Cottages and more substantial houses straggle southwards down Beenham Hill and the lanes running down to the Kennet Valley. The A4 trunk road, the railway line, the Kennet and Avon Canal and the River Kennet run along the valley. Here can be found the other main residential part of the community, the attractive new development at Aldermaston Wharf, with its combination of houses and flats.
Between the two main parts of the Parish lies a busy industrial estate. The main businesses are the Marley tile manufacturing plant and the Grundon waste facility. There is a wide variety of other smaller businesses.
Dick Russell, Chairman, Beenham Parish Council
If you have any questions or suggestions regarding the content of our web site, or you represent an organisation and wish to update your information, please contact email@example.com
Should you have any queries regarding technical aspects of the site, or wish to report a broken link, please contact firstname.lastname@example.org
Christmas Lights in the village The candle lit procession from St Mary's Church to the tree outside the community room took place on Sunday 8 December. A cheerful group of children and adults drank mulled wine and enjoyed mince pies served by the WI and Friendship group while festive music helped with the Christmas atmosphere.
At 5:15pm the crowd joined in the countdown for switching on the Christmas tree lights, and the lights certainly did make the tree look special. By this time the smell of the meat cooking on the BBQ had tempted villagers to enjoy the hamburgers. The mild weather and the clear skies all contributed to an enjoyable event, helping to mark this very special time of the year. As usual the Christmas tree adds a cheerful, festive touch in the middle of the village.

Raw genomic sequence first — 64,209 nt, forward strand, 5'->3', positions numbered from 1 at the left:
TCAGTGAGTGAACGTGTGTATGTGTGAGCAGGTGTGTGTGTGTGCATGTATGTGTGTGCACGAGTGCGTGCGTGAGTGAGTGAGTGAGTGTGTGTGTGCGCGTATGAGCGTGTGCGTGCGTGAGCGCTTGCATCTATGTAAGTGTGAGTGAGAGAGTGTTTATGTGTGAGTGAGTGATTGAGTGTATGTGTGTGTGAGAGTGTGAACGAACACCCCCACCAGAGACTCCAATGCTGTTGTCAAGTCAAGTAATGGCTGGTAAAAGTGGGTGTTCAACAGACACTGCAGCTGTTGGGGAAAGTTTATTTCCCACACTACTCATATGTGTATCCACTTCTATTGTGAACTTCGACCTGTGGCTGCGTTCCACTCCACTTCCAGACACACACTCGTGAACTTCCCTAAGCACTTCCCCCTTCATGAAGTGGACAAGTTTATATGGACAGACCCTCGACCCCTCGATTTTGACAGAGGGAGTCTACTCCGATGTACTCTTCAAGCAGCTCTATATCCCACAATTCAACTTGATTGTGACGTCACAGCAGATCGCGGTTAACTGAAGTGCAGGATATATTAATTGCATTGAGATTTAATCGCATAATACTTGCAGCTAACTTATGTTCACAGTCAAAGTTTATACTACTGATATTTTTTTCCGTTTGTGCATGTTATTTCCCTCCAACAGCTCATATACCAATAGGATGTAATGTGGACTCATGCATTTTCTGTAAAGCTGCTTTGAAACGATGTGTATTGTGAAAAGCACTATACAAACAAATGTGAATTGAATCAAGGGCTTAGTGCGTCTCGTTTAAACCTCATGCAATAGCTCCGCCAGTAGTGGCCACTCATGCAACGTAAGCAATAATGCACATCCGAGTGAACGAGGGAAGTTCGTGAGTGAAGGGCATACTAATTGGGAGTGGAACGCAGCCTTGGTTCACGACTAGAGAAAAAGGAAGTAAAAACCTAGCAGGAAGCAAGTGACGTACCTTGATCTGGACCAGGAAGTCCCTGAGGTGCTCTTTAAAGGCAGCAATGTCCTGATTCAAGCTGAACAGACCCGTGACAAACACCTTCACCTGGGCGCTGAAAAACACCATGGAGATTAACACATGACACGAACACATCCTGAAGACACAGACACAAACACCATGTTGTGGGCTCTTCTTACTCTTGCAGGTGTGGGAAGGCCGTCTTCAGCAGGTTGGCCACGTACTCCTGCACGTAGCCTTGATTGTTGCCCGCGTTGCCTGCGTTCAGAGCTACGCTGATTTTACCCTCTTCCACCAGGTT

Merry Christmas, and many thanks to all the people who helped to arrange this event. And, of course, thanks to all the people who came along to enjoy the evening.
Some photos of the event are here.
E-mail Newsletter The Parish Council is keen to encourage greater use of the web site, including news of local events, and has established an
e-mail address list so that when there is some local news it does not just go on the website but you are told about it by e-mail. If you would like to register, click here. Rest assured that your details will be confidential. You will not receive any junk mail, your e-mail address will not be passed to anyone else, and you can always ask for your name to be removed.
Pat Bhutta Andrew, Bishop of Reading, led a service at St Peter’s church, Woolhampton on 6th November to licence Revd Pat Bhutta as Associate Priest in the Benefice. Pat will work alongside Revd Becky Bevan in the six parishes, including Beenham, which make up the Benefice.
Pat and her husband, Anwar, will be based in Midgham. Beenham Parish Council would like to join others in welcoming Pat and her family.
Footpaths, Bridleways and Byways around Beenham Leaflets compiled by Dick Greenaway and Nick Hopton.
These paths offer walks and rides through differing terrains such as ancient woods and coppices, across fields and along ancient drove roads. Each of the paths is colour coded to indicate the type of terrain and the surface of the path. So whether you want a walk, a stroll or a toddle you can enjoy our lovely countryside by downloading the leaflets.